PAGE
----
Working with the Living History of Rustenberg

The resurgence of old(er) Cape wine goes ahead unfettered, garnering greater interest every month. More is being written about and spoken of wines from the 1960s through early 1990 than ever before. Only ten years ago these wines were scoffed off as “pre-democracy”, “old school” and “Afrikaner ox-blood”. Now, 30-year-old hipsters with “Swartland Forever” tattoos admit to being willing to swop a crate of beard-grooming oil for a taste of a 1974 Nederburg Cabernet Sauvignon and their complete collection of Goldfish CDs for a bottle of GS Cabernet 1966.

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Taking Clay Makes the Wines Shine

The natural relationship between clay and wine extends beyond the water-retention abilities and agreeable pH levels that make clay soils conducive to viticulture. For close on 2 700 years clay has been used to make vessels for the fermentation and holding of wine. Since those first dubious drops of grape juice were poured into clay pots by the winemakers of ancient Greece, Georgia and Rome, the containers have hardly changed in shape and size. Amphorae, as they are known, are today not only eye-catching aesthetic complements to wineries the world over, but represent a modern vinous movement aimed at capturing the natural purity of fermenting and fermented wine.

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Madeira: Tasting the Dream on an Island Far Away

To go tasting Madeira wine, you stop in downtown Funchal, capital of this magical volcanic island in the Atlantic and closer to Africa than it is to Portugal. Jacaranda trees are in full mauve bloom, and grassy public spaces show bright with red and yellow and pink flowers which add to the realisation that Madeira is a garden island where nature, soil, sea and growth are vital, and the earth is looked on by the inhabitants with pride.

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A New Path to Superb Old Wine

I never miss an Amorim Recorking gig. Not that I want to indulge in the delicate opening of rare vintage wines with crumbly corks that need to be extricated with the skill of a brain surgeon and the patience of space-shuttle pilot in landing mode. But whenever the Amorim team sets-off to put new corks in old bottles, one gets to taste the contents that have been slumbering for three, four decades.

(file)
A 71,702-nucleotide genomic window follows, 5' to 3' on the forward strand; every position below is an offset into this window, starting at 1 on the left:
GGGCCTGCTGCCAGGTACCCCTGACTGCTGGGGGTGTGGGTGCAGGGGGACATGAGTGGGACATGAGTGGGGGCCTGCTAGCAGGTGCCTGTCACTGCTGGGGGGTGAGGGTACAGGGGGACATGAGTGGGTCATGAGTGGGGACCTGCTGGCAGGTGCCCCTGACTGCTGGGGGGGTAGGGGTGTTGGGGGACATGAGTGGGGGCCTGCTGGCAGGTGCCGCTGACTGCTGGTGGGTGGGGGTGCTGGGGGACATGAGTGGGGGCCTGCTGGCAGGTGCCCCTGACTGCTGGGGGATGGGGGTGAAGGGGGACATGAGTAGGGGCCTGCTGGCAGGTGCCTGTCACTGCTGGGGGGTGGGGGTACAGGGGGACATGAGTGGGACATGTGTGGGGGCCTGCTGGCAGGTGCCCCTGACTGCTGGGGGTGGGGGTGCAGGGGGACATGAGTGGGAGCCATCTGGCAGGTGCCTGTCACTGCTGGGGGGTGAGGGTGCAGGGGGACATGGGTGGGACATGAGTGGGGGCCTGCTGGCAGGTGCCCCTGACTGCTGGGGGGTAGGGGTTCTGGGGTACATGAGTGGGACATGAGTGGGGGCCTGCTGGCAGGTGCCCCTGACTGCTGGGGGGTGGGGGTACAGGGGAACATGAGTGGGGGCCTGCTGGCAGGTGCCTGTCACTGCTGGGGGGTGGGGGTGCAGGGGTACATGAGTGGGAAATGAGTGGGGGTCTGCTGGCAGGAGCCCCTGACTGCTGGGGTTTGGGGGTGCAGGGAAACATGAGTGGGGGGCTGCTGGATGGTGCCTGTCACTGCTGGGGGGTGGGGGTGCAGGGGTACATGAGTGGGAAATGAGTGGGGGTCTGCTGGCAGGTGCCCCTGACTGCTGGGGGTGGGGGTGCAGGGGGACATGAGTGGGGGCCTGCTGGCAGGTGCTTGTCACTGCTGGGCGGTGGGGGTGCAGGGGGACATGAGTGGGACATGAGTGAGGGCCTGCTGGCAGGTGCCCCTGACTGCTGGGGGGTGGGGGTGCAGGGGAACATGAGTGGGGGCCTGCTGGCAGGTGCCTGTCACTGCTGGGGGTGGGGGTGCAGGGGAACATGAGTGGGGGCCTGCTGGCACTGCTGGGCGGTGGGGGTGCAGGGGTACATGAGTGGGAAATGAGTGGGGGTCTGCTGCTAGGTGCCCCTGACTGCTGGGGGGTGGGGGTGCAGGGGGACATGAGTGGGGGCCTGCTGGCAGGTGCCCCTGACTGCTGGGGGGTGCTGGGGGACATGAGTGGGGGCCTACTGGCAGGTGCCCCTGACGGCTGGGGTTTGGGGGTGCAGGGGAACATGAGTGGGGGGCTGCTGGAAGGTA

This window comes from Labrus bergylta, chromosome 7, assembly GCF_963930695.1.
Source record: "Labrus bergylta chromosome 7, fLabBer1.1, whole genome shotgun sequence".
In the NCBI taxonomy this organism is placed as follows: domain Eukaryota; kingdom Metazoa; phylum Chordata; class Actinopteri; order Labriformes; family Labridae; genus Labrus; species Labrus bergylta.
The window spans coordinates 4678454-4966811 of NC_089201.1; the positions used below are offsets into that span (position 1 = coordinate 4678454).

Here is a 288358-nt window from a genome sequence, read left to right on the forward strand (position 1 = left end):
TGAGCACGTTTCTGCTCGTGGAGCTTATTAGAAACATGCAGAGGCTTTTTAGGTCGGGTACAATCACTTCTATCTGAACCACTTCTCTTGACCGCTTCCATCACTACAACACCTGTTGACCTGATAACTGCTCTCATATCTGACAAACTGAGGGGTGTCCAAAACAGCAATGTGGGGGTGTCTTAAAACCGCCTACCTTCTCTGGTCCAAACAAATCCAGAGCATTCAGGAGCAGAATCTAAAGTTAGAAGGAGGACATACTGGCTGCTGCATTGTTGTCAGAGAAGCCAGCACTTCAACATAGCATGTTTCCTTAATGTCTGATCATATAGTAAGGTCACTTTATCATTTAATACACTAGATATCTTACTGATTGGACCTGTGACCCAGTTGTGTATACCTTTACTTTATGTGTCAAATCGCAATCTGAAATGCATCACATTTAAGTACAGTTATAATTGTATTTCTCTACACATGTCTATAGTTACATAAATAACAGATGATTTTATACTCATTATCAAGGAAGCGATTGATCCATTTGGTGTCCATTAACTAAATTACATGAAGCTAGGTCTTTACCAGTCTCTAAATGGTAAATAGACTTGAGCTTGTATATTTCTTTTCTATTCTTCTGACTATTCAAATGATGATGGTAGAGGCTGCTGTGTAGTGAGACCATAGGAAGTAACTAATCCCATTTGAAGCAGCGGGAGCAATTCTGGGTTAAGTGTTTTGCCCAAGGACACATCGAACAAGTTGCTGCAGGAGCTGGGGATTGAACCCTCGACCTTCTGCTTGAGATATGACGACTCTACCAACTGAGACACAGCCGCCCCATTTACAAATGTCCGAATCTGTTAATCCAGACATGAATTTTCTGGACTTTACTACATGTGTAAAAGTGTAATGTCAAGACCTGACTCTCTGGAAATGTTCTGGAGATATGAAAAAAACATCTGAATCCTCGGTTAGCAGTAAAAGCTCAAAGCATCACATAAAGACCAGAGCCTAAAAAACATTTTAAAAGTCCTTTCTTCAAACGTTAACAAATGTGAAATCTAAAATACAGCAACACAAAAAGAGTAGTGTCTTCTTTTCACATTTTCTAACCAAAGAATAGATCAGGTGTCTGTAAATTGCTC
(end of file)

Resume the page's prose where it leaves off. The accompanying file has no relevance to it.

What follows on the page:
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What a Difference a Dias Makes

Besides both having their respective important uses, Dias Tavern is like a prostate gland: you have to check-up on it regularly. Dias sees me about twice a week, and after a recent clock-in, the decision was made to place this eatery under a bit of media scrutiny.

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Older Beauties Tasted at Amorim Re-corking

There’s been a lot of talk about the recorking of old South African wines currently being undertaken by Joaquim Sá of Amorim Cork, but for me the real revelation was the contents of those bottles. It was, indeed, rivetingly exciting watching Jean Vincent Ridon, a world-leader in cork-extraction, prying open the dust-covered antiquities with surgical-like precision and refined expertise.

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My 2014 Highlights

With nothing eventful in sight for the rest of the year, herewith some of my highlights.

Best Wine

On the local front I am going Grenache, and I am going Neil Ellis 2011. Made from old vines on the Piekenierskoof, this is the kind of wine that will urge an Iranian camel-jockey to start drinking. Garnet in colour, brooding tones of fennel and soil, the wine dances a fruit-laced medley comprising berries, quince and ripe fig. Everything is fresh as a showered pom-pom girl and the palate-weight is graceful, while the wine’s length lasts longer than a Julius Malema court appearance.

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Paying Your Dues for KWV Mentors

Growing up with one parent employed by the KWV, I can attest that visitors to this auspicious vinous institution do not easily leave the joint empty-handed. KWV hospitality has always been legendary, whether you were hanging out with the Board at a formal lunch or attending one of the riotous product launches organised by the KWV PR department.

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Port for Thought

So far, it has been a good year for Port drinking. And if things continue in this vein, my Douro resident permit should surely be in the mail. What’s more, since committing to dropping two bottles orfPort a week three months ago, my GP reckons I am in far better shape than ever. Blood pressure is temperate. The pulse is as calm and regular enough to manage a Formula One pit stop. And a painful stabbing check produced the verdict of my liver being is as unblemished and pure as a nun’s thigh.

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